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Help sealing leaks

post #1 of 8
Thread Starter 

I have a Smoke Hollow 4-in-1 and need to seal around the smoker lid, firebox lid and firebox clean out door. I have some 1/4" stove rope gasket and some RVT high temp silicone (red). I plan to attach the stove rop to my smoker lid with RVT silicone and also around my firebox clean out door to fill the larger gaps. For smaller leaks around the smoker lid and firebox lid I plan to run a bead of RVT silicone, cover with plastic wrap and close the lids on top. I'll leave this sit for the reccommended cure time (24hours) then remove the plastic wrap.


Am I going about this the right way? I'm not trying to make my smoker airtight enough for space travel, but it certainly needs improved.

post #2 of 8

Air tight improves temp control....   seal it up.....    Dave

post #3 of 8
Thread Starter 

Thanks, thats my plan. I just want to make sure my materials and methods are on the right track.

post #4 of 8
Thread Starter 

Sealed up my lids last night using the stove rope. Was alot easier than I thought it was going to be. Seemed to work really well and create a MUCH better seal than before. I used the stove rope with RVT silicone on the larger gaps. Tonight I"ll use straight RVT silicone covered in saran wrap to seal up the smaller gaps I have around my lids. Smoking 2 chickens over the weekend, so my work will get tested rather quickly.

post #5 of 8
Thread Starter 

Ended up smoking 3 whole chickens over the weekend and the sealing job worked GREAT!! Chickens turned out excellent as well. I ended up having to spacthcock them since my smoker lid is just a tad short to fit a 5+ lb bird standing up. Starting to get a better feel for what my smoker likes in terms of keeping temps in check. I was able to easily get to 300 + degrees and did most of the cooking at about 310-325. Pulled the single bird I cooked on Friday at 165, but the thighs were every so slightly pinkish. The 2 I cooked yesterday I kept on until 173 or so and the thighs were perfect. Cooked 2 of the birds yesterday afternoon and after about 2 hours in my temps wanted to keep dropping. I was using Royal Oak lump. Was also using some regular Kingsford for added fuel after the 2 hour point when the temps started dropping. Had trouble getting them back up to 300+, but I wasn't pressed about it since the chicken was close to 160. Curios about the minion method (or something else) with an offset smoker like I have. So far I just start with half a chimney or so of unlit in my firebox and dump a full chimney of lit on top. I keep a space closet to the smoker for my wood box which I throw in once I'm at temp. I have to keep my wood box off of the coals or my wood chips end up in flames. Having the box beside the charcoal works perfectly. I don't have a charcoal basket and don't think I could get something to fit because my firebox is small, the door is small and the cleanout door is even smaller. I'm planning on doing something like a Boston butt or brisket so I'd like some suggestions on how I can best maintain a longer burn with my charcoal. I'll try and get some pics up to show you guys what I'm working with. Thanks!!!!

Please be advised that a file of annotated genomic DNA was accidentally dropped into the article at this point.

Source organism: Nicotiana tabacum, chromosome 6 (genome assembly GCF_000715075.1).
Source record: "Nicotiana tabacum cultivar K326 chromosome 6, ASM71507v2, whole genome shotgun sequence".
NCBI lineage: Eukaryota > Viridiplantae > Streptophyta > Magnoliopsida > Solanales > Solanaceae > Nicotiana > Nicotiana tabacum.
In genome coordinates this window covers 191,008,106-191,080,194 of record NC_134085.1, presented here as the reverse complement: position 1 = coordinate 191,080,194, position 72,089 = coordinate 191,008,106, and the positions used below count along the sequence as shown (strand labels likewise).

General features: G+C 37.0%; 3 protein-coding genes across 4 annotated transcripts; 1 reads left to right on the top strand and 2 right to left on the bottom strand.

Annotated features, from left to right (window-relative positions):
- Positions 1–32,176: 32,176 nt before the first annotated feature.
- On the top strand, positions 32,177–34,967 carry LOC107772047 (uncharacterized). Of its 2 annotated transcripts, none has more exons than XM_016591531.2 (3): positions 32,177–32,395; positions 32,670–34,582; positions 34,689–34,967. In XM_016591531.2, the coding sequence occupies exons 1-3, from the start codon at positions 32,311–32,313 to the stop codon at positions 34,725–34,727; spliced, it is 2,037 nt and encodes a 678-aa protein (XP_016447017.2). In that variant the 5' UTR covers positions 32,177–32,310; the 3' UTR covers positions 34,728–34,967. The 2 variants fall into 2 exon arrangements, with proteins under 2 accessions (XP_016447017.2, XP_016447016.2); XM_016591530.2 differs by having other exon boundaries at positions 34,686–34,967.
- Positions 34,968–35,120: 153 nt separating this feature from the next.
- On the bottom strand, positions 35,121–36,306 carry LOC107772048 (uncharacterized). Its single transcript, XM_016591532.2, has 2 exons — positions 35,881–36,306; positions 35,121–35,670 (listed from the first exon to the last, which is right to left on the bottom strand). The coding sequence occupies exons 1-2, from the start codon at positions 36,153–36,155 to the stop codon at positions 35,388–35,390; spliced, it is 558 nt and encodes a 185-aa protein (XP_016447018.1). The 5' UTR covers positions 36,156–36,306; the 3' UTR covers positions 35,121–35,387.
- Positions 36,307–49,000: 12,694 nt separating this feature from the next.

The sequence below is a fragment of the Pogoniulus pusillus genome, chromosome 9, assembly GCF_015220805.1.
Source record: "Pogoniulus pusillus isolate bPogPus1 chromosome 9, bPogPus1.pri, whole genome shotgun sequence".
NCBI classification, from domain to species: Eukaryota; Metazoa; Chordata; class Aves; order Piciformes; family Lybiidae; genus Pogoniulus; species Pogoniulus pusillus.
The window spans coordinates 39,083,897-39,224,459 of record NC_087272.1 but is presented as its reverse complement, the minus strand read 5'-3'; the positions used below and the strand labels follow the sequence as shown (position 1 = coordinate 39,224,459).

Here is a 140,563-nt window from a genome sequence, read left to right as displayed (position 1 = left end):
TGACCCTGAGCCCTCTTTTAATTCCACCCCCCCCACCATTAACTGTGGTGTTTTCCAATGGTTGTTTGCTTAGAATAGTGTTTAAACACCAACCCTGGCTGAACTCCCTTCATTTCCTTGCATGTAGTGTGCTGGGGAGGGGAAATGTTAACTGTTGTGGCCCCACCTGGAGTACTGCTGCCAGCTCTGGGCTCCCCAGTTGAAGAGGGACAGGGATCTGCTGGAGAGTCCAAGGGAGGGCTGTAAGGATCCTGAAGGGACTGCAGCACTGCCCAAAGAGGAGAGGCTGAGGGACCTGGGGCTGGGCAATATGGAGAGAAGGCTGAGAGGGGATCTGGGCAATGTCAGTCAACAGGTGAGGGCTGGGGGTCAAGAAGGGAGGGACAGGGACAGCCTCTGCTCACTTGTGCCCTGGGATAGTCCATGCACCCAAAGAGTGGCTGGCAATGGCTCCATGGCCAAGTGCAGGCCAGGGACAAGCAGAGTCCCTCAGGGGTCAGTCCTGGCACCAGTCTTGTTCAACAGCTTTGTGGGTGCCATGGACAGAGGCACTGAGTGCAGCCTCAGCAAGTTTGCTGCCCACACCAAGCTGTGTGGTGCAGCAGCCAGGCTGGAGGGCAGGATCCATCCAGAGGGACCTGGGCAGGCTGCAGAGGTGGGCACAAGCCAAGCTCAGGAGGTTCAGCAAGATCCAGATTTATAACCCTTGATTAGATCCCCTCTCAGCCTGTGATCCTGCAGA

post #6 of 8

  Hi Big. I am not familiar with your smoker but any type charcoal basket will help. Allows you to start with more charcoal that will burn longer. On my SFB I  generally fill about 2/3 full of charcoal, throw on a handfull of wood chips, then fill with charcoal. Once lit (at one end) and up to temp, it will burn steady for several hours. On long smokes I refill with unlit charcoal before it is all used up but don't add chips. Usually has enough smoke by then. Hope this helps.



post #7 of 8
Thread Starter 

Thanks for the suggestions. I'm not sure what type of basket would fit my fire box. May even need to make something custom??


Here is what I'm working with. The smoke pit is just big enough to handle 2 spacthcocked chickens. Not the biggest in the world, but should work fine for my wife and myself.





Here you can see the sealing work I had to do to my lid. After 2 smokes it seems to work really well. I used 1/4" round stove rope for the larger gaps, and straight RVT high temp silicone for the smaller gaps.





Here is my firebox. It is pretty small, but the lid is actually bigger than I thought. This is the spent charcoal from Sundays chicken that I cleaned out last night. You can see I've been building my fire towards the damper side of the fire box and leaving a space towards the pit for my smoke/wood chip box. There is a nice gap at the bottom of the cleanout/damper door that needs sealed. I ran out of stove rope though so that'll be for another day.





So far I'm happy with this grill/smoker. Especially after the sealing mods I did. But am always open to any suggestions on how I can improve upon what I have.

post #8 of 8

Yep, that's an excellent way to up your efficiency . If it's still not drawing enough, add length to your Ehaust. Will help a lot...

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